Many Vietnamese small-and-medium sized enterprises (SMEs) have not applied technology to their business . — VNA/VNS Photo
HÀ NỘI — Many Vietnamese small-and-medium sized enterprises (SMEs) have not applied technology to their business and 45 per cent of the country’s firms have low or medium technology, while only two per cent of Vietnamese companies have high level technology.
“The limit in applying technology in local businesses has made the country’s competitiveness lower,” said Phạm Tất Thắng, senior advisor of the Việt Nam Institute for Trade under the Ministry of Industry and Trade.
Thắng told a conference on developing Việt Nam’s trade in 2016-20 held in Hà Nội yesterday that amidst fierce competition, several SMEs had not paid attention to technology application and renewal. Meanwhile, domestic firms have faced challenges from foreign companies in the past few years.
“There will be more dissolved and bankrupt companies soon if local businesses do not change. With deeper integration into the world economy, SMEs should change their thoughts about doing businesses,” he added.
He said enterprises should establish co-operation with partners, local businesses and Vietnamese overseas and pay attention to human resources to improve their ability in international trading.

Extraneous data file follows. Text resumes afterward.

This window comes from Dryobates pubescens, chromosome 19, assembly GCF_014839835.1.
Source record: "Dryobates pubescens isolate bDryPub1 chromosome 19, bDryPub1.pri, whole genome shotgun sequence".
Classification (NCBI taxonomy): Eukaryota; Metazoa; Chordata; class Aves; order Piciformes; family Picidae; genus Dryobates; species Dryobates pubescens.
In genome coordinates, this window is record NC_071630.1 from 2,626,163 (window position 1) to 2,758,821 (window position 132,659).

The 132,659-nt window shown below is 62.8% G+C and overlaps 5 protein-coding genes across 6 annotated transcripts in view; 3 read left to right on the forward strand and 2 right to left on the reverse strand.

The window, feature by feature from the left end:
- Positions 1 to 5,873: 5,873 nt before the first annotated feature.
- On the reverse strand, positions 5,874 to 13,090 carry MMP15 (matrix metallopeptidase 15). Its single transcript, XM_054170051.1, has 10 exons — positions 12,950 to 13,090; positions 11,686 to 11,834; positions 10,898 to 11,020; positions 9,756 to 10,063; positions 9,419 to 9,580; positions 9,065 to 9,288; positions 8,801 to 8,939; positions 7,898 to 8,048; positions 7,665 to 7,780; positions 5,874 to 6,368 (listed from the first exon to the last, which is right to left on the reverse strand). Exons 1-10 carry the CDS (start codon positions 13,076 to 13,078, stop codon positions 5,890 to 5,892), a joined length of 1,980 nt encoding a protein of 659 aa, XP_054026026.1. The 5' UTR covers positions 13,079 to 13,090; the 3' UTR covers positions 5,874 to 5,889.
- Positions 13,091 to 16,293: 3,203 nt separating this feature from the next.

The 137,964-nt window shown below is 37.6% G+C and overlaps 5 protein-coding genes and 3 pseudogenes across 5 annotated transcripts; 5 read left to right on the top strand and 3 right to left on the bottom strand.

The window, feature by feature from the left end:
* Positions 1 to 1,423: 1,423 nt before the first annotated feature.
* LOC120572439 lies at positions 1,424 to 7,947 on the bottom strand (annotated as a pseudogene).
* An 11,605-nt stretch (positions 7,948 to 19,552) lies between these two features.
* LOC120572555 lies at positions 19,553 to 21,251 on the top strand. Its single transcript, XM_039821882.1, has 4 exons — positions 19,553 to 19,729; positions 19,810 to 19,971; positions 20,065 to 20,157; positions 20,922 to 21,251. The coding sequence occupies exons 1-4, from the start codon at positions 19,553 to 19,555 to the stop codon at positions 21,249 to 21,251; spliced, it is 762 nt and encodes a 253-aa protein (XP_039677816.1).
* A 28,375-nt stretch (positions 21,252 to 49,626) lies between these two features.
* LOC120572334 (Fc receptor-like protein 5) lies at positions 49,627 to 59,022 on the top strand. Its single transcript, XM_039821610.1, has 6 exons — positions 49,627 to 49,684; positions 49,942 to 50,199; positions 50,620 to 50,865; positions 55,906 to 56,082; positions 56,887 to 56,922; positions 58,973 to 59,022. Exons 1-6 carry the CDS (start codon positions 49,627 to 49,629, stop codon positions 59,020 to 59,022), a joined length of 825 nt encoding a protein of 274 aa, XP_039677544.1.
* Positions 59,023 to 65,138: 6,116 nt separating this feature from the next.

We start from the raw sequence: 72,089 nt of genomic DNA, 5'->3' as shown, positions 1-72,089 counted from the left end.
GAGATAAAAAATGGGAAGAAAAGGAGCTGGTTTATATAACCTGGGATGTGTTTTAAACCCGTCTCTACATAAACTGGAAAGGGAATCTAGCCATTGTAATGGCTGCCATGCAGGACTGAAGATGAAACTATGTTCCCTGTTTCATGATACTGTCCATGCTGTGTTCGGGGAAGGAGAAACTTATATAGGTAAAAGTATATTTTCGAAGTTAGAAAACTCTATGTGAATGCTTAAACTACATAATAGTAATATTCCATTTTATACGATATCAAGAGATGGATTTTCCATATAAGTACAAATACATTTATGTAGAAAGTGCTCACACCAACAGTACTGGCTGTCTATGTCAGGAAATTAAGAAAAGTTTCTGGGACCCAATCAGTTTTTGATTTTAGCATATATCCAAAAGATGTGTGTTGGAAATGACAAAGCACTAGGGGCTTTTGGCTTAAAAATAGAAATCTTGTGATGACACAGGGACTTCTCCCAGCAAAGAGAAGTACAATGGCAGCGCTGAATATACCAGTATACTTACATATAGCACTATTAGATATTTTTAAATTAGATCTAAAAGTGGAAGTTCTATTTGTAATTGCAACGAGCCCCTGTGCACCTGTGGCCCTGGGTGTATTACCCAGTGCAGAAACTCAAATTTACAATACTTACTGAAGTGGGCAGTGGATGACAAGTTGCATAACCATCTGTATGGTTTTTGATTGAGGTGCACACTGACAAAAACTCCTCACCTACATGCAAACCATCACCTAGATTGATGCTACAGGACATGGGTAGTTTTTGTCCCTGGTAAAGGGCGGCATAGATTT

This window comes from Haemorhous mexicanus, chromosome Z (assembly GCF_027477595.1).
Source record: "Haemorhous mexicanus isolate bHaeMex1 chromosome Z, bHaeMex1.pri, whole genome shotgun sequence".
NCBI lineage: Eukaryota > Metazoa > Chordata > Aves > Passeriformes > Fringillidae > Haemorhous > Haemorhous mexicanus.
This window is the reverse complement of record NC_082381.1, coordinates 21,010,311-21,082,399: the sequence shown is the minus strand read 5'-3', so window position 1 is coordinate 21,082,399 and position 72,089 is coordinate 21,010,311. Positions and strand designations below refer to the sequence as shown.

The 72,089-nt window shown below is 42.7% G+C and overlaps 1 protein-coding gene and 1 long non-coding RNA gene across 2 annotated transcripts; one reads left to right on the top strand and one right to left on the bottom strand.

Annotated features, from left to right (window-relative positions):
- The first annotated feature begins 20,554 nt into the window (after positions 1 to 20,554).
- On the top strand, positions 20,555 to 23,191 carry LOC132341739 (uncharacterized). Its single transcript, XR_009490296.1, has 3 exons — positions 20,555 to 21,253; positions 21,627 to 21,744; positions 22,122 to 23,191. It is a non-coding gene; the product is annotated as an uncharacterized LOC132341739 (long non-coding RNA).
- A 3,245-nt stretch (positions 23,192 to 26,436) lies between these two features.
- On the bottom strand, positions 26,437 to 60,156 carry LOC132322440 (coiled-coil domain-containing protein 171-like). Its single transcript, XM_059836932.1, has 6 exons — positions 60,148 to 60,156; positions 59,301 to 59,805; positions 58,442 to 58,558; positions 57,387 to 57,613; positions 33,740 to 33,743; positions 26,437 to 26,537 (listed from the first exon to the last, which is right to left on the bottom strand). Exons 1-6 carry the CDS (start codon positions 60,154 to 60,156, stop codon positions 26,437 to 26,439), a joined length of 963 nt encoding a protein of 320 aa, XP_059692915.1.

He also said that whether the Trans-Pacific Partnership (TPP) was signed or not, the TPP would still be a model for Vietnamese businesses to improve their competitiveness.
Phan Tố Uyên from the National Economics University said the small scale, weak management and technology and low competitiveness have been common among Vietnamese businesses.
Uyên provided figures from the Việt Nam Chamber of Commerce and Industry showing that only two per cent of the country’s firms were large while two per cent was medium and 96 per cent were SMEs.
“With limited resources and a shortage of management experience, vision and competitiveness strategies, Vietnamese companies have seen difficulties in joining global supply chains,” she said.
She suggested the Government create a favourable business environment to support businesses in lending, application of science and technology and participating in global supply chains.
Việt Nam has seen a remarkable increase in its exports while expanding markets and co-operation with many countries such as the US, Japan and EU.
Trần Thanh Hải, deputy head of the ministry’s Import-Export Department said in 2006-15, average export turnover was 17.5 per cent a year. The export turnover increased four times from US$39.8 billion in 2006 to $162 billion in 2015.
The export structure has changed by increasing the portion of processing products to account for 78 per cent of total export turnover while reducing that of fuel and minerals.
However, he said, the country’s exports have seen shortcomings as key products have been outsourced. Its agricultural products – one of Việt Nam’s strengths in exports have mostly been exported in raw materials with low added value. — VNS